But who supplied the punctuation in the novels? Was it Austen herself, or her
publisher John Murray, or some nameless editor or compositor? Nobody knows. And
if we were talking about almost any other writer, nobody would care, either.
Fitzgerald or Hemingway's literary luster wouldn't be tarnished if it
transpired that their punctuation had been revised by an editor, although maybe
Kerouac's would. But when people talk about Austen's style, they're thinking of
those shapely clauses making their measured way from one semicolon to the next.
And if it turns out that the semicolons were actually put there by somebody
else, is it right to say that the style is hers?

Truth to tell, that's an embarrassing question. It reveals a certain obtuseness
- about writers and style, and not the least, about the semicolon. People have
the idea that mastering the semicolon is the acme of prose artistry, as if the
mark itself could call a logical structure into being. But semicolons don't
create a structure; they just point to one. It's nice to know where a semicolon
is supposed to go, but it's nothing to swell your chest over. The artistry is
in being able to write sentences that require one.

What's remarkable about Austen is the way that artistry shows up even in those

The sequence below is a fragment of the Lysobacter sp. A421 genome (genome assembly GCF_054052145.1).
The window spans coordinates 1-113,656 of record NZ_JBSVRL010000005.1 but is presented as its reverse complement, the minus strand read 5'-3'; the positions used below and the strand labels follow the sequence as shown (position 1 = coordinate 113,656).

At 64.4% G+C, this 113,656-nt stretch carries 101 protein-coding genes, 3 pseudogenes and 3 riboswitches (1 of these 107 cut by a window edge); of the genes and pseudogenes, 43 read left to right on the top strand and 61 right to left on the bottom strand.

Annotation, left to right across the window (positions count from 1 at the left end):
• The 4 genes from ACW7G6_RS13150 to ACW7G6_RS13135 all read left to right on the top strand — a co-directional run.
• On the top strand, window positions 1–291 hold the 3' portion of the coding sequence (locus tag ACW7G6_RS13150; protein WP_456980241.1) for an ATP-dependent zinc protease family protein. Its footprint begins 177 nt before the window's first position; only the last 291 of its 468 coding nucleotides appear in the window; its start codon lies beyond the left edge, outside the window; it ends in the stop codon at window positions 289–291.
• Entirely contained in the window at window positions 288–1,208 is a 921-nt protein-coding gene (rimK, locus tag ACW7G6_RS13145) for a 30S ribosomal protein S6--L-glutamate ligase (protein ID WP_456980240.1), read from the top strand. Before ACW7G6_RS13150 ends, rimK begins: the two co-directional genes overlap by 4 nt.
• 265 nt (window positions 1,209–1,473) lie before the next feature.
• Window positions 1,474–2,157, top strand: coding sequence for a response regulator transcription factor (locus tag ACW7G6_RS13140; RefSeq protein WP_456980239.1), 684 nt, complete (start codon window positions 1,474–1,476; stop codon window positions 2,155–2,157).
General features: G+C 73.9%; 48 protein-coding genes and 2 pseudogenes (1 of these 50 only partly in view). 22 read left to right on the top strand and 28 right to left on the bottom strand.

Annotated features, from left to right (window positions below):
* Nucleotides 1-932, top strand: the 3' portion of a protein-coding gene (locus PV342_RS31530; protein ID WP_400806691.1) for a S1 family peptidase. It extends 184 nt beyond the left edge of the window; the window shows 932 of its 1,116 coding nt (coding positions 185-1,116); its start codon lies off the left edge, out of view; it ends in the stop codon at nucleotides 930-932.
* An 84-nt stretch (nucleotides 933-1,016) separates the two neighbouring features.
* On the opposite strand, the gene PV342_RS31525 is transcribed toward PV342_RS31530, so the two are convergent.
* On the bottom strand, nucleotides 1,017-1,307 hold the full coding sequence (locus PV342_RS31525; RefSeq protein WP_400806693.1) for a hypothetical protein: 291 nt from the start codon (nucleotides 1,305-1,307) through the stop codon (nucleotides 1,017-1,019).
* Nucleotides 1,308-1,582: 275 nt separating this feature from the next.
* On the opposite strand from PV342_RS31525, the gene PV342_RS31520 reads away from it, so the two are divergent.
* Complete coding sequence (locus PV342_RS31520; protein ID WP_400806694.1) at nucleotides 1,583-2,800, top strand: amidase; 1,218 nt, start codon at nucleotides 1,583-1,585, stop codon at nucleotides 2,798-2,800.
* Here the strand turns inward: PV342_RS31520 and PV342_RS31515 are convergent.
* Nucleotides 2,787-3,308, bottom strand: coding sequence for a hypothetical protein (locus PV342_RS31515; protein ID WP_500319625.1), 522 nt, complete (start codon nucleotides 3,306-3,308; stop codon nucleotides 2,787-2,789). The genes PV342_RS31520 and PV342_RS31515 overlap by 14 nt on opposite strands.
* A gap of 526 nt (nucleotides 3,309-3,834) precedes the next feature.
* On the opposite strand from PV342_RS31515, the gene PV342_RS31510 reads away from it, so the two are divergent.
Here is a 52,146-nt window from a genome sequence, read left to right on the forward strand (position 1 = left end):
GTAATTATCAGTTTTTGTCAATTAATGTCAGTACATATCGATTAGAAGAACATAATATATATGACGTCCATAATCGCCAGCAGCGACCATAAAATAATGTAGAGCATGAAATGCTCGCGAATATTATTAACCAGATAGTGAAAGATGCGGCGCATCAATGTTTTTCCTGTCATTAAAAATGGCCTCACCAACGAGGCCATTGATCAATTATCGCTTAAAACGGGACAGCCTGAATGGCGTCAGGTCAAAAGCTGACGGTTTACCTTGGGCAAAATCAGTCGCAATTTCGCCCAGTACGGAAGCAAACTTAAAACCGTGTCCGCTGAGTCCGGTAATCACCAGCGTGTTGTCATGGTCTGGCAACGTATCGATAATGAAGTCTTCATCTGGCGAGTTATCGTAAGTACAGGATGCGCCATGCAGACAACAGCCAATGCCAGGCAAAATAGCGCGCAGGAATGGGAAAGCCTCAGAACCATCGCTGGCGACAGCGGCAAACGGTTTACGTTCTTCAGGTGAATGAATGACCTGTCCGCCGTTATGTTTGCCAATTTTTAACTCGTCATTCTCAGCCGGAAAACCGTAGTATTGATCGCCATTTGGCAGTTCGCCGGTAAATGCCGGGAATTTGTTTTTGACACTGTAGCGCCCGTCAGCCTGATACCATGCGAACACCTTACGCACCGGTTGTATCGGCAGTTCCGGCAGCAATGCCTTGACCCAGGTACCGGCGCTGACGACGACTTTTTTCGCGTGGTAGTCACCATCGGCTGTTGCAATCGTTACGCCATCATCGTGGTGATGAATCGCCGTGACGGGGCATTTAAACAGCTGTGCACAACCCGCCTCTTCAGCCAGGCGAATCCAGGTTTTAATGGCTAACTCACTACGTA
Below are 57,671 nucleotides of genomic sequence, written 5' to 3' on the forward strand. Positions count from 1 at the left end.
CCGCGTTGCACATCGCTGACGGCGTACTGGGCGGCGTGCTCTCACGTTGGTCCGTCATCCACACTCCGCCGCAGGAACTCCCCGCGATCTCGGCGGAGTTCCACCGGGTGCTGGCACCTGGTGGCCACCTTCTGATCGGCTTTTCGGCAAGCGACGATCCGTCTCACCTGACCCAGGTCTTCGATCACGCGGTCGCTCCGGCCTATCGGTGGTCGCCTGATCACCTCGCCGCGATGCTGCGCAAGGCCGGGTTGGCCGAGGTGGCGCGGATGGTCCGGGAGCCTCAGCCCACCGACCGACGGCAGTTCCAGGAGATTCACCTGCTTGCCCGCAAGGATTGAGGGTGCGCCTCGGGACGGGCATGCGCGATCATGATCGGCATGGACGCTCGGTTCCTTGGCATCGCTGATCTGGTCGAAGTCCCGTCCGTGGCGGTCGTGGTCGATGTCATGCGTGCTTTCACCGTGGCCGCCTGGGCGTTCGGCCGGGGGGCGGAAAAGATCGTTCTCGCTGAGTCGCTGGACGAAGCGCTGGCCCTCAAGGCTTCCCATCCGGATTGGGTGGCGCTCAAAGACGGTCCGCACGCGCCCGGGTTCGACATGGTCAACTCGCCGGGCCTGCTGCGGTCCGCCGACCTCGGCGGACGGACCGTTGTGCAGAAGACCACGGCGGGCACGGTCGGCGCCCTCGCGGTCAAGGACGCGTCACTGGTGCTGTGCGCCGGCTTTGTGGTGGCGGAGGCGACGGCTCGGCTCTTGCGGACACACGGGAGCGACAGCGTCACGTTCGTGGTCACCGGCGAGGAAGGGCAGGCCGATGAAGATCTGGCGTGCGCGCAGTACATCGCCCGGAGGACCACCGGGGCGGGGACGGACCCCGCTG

ragged manuscripts. The punctuation may look slapdash or peculiar to modern
eyes, but those complex sentence structures are always already there. You can
re-punctuate them according to the modern system without changing a word of the
text, rearranging the commas and dashes and dropping in a semicolon whenever
you come to an appropriate seam in the writing. You think of those masons of
old who could cut stone blocks so cleanly and precisely that they fit together
perfectly. Once the blocks were placed, it didn't really matter who came by
afterward to finish them off with a trowel.

GROSS: Geoff Nunberg is a linguist who teaches at the School of Information at
the University of California at Berkeley.

You can find a link to a collection of Jane Austen's original manuscripts on
our website, freshair.npr.org.

I'm Terry Gross.
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Transcripts are created on a rush deadline, and accuracy and availability may vary. This text may not be in its final form and may be updated or revised in the future. Please be aware that the authoritative record of Fresh Air interviews and reviews are the audio recordings of each segment.